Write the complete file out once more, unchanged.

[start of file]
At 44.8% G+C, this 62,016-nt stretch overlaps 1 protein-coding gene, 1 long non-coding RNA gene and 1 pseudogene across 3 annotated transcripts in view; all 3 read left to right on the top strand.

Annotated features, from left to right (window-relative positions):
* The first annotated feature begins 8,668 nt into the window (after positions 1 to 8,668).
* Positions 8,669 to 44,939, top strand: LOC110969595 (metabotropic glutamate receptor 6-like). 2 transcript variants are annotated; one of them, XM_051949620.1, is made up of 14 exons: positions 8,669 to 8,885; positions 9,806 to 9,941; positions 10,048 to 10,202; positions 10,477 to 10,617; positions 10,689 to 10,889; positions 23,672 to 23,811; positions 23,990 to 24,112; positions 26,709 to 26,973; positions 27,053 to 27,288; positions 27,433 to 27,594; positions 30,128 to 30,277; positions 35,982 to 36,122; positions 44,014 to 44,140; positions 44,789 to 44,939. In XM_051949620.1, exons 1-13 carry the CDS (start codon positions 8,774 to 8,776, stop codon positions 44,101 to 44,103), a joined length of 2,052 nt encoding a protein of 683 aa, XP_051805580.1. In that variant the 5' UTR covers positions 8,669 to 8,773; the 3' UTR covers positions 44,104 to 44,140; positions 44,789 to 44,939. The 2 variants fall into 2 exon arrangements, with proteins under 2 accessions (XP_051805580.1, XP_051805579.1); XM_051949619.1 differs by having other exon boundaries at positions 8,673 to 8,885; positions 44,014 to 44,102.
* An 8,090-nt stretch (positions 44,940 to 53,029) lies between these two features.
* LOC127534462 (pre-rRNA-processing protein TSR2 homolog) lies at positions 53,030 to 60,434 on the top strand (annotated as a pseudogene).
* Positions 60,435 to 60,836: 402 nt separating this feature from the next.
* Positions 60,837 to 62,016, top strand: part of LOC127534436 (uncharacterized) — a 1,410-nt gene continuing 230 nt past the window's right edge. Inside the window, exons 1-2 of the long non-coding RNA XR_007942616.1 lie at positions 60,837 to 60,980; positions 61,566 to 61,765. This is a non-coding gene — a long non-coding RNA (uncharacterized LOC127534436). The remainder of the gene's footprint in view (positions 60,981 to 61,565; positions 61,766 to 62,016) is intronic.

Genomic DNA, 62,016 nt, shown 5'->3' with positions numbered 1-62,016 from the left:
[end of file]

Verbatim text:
At 44.8% G+C, this 62,016-nt stretch overlaps 1 protein-coding gene, 1 long non-coding RNA gene and 1 pseudogene across 3 annotated transcripts in view; all 3 read left to right on the top strand.

Annotated features, from left to right (window-relative positions):
* The first annotated feature begins 8,668 nt into the window (after positions 1 to 8,668).
* Positions 8,669 to 44,939, top strand: LOC110969595 (metabotropic glutamate receptor 6-like). 2 transcript variants are annotated; one of them, XM_051949620.1, is made up of 14 exons: positions 8,669 to 8,885; positions 9,806 to 9,941; positions 10,048 to 10,202; positions 10,477 to 10,617; positions 10,689 to 10,889; positions 23,672 to 23,811; positions 23,990 to 24,112; positions 26,709 to 26,973; positions 27,053 to 27,288; positions 27,433 to 27,594; positions 30,128 to 30,277; positions 35,982 to 36,122; positions 44,014 to 44,140; positions 44,789 to 44,939. In XM_051949620.1, exons 1-13 carry the CDS (start codon positions 8,774 to 8,776, stop codon positions 44,101 to 44,103), a joined length of 2,052 nt encoding a protein of 683 aa, XP_051805580.1. In that variant the 5' UTR covers positions 8,669 to 8,773; the 3' UTR covers positions 44,104 to 44,140; positions 44,789 to 44,939. The 2 variants fall into 2 exon arrangements, with proteins under 2 accessions (XP_051805580.1, XP_051805579.1); XM_051949619.1 differs by having other exon boundaries at positions 8,673 to 8,885; positions 44,014 to 44,102.
* An 8,090-nt stretch (positions 44,940 to 53,029) lies between these two features.
* LOC127534462 (pre-rRNA-processing protein TSR2 homolog) lies at positions 53,030 to 60,434 on the top strand (annotated as a pseudogene).
* Positions 60,435 to 60,836: 402 nt separating this feature from the next.
* Positions 60,837 to 62,016, top strand: part of LOC127534436 (uncharacterized) — a 1,410-nt gene continuing 230 nt past the window's right edge. Inside the window, exons 1-2 of the long non-coding RNA XR_007942616.1 lie at positions 60,837 to 60,980; positions 61,566 to 61,765. This is a non-coding gene — a long non-coding RNA (uncharacterized LOC127534436). The remainder of the gene's footprint in view (positions 60,981 to 61,565; positions 61,766 to 62,016) is intronic.

Genomic DNA, 62,016 nt, shown 5'->3' with positions numbered 1-62,016 from the left: